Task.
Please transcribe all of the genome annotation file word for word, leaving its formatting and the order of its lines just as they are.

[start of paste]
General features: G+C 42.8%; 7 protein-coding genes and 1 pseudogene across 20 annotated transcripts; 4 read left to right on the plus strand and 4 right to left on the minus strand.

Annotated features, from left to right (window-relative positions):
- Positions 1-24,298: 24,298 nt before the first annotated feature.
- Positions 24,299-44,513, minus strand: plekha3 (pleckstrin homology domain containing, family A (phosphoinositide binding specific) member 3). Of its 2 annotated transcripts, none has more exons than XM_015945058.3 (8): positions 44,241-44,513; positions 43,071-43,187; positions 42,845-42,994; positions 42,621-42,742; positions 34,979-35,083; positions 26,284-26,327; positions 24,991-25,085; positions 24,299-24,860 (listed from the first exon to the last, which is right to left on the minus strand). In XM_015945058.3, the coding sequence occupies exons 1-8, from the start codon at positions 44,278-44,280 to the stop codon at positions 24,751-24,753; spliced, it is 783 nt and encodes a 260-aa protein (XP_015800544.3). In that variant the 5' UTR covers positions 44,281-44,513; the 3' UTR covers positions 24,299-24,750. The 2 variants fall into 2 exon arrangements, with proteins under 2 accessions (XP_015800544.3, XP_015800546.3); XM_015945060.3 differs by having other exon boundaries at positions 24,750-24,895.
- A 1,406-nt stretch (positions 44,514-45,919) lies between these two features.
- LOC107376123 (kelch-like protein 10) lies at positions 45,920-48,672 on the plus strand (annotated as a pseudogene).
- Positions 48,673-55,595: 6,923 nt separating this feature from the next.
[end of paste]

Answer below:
General features: G+C 42.8%; 7 protein-coding genes and 1 pseudogene across 20 annotated transcripts; 4 read left to right on the plus strand and 4 right to left on the minus strand.

Annotated features, from left to right (window-relative positions):
- Positions 1-24,298: 24,298 nt before the first annotated feature.
- Positions 24,299-44,513, minus strand: plekha3 (pleckstrin homology domain containing, family A (phosphoinositide binding specific) member 3). Of its 2 annotated transcripts, none has more exons than XM_015945058.3 (8): positions 44,241-44,513; positions 43,071-43,187; positions 42,845-42,994; positions 42,621-42,742; positions 34,979-35,083; positions 26,284-26,327; positions 24,991-25,085; positions 24,299-24,860 (listed from the first exon to the last, which is right to left on the minus strand). In XM_015945058.3, the coding sequence occupies exons 1-8, from the start codon at positions 44,278-44,280 to the stop codon at positions 24,751-24,753; spliced, it is 783 nt and encodes a 260-aa protein (XP_015800544.3). In that variant the 5' UTR covers positions 44,281-44,513; the 3' UTR covers positions 24,299-24,750. The 2 variants fall into 2 exon arrangements, with proteins under 2 accessions (XP_015800544.3, XP_015800546.3); XM_015945060.3 differs by having other exon boundaries at positions 24,750-24,895.
- A 1,406-nt stretch (positions 44,514-45,919) lies between these two features.
- LOC107376123 (kelch-like protein 10) lies at positions 45,920-48,672 on the plus strand (annotated as a pseudogene).
- Positions 48,673-55,595: 6,923 nt separating this feature from the next.